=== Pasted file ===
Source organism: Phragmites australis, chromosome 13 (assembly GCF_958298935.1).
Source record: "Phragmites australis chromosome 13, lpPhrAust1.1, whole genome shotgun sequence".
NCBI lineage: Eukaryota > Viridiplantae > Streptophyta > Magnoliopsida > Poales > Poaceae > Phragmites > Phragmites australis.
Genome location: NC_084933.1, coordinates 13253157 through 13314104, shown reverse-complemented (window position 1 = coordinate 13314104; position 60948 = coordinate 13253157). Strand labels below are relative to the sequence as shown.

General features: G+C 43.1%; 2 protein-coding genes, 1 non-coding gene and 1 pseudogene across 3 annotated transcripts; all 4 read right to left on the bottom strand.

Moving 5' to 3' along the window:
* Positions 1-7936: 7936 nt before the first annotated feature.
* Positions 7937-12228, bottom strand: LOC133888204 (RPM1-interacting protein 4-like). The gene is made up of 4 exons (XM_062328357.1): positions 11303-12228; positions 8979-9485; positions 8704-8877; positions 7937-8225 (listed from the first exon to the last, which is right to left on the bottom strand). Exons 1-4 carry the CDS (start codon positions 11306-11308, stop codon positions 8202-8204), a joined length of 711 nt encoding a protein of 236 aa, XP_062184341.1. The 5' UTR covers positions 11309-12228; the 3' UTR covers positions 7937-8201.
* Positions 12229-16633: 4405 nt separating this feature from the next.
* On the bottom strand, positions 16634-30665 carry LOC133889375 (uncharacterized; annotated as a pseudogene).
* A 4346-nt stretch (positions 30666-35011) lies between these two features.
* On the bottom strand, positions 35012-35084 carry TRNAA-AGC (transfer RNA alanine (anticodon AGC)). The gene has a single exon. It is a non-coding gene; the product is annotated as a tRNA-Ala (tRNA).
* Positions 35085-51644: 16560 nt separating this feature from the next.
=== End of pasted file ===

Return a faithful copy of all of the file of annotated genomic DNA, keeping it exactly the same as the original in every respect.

Source organism: Phragmites australis, chromosome 13 (assembly GCF_958298935.1).
Source record: "Phragmites australis chromosome 13, lpPhrAust1.1, whole genome shotgun sequence".
NCBI lineage: Eukaryota > Viridiplantae > Streptophyta > Magnoliopsida > Poales > Poaceae > Phragmites > Phragmites australis.
Genome location: NC_084933.1, coordinates 13253157 through 13314104, shown reverse-complemented (window position 1 = coordinate 13314104; position 60948 = coordinate 13253157). Strand labels below are relative to the sequence as shown.

General features: G+C 43.1%; 2 protein-coding genes, 1 non-coding gene and 1 pseudogene across 3 annotated transcripts; all 4 read right to left on the bottom strand.

Moving 5' to 3' along the window:
* Positions 1-7936: 7936 nt before the first annotated feature.
* Positions 7937-12228, bottom strand: LOC133888204 (RPM1-interacting protein 4-like). The gene is made up of 4 exons (XM_062328357.1): positions 11303-12228; positions 8979-9485; positions 8704-8877; positions 7937-8225 (listed from the first exon to the last, which is right to left on the bottom strand). Exons 1-4 carry the CDS (start codon positions 11306-11308, stop codon positions 8202-8204), a joined length of 711 nt encoding a protein of 236 aa, XP_062184341.1. The 5' UTR covers positions 11309-12228; the 3' UTR covers positions 7937-8201.
* Positions 12229-16633: 4405 nt separating this feature from the next.
* On the bottom strand, positions 16634-30665 carry LOC133889375 (uncharacterized; annotated as a pseudogene).
* A 4346-nt stretch (positions 30666-35011) lies between these two features.
* On the bottom strand, positions 35012-35084 carry TRNAA-AGC (transfer RNA alanine (anticodon AGC)). The gene has a single exon. It is a non-coding gene; the product is annotated as a tRNA-Ala (tRNA).
* Positions 35085-51644: 16560 nt separating this feature from the next.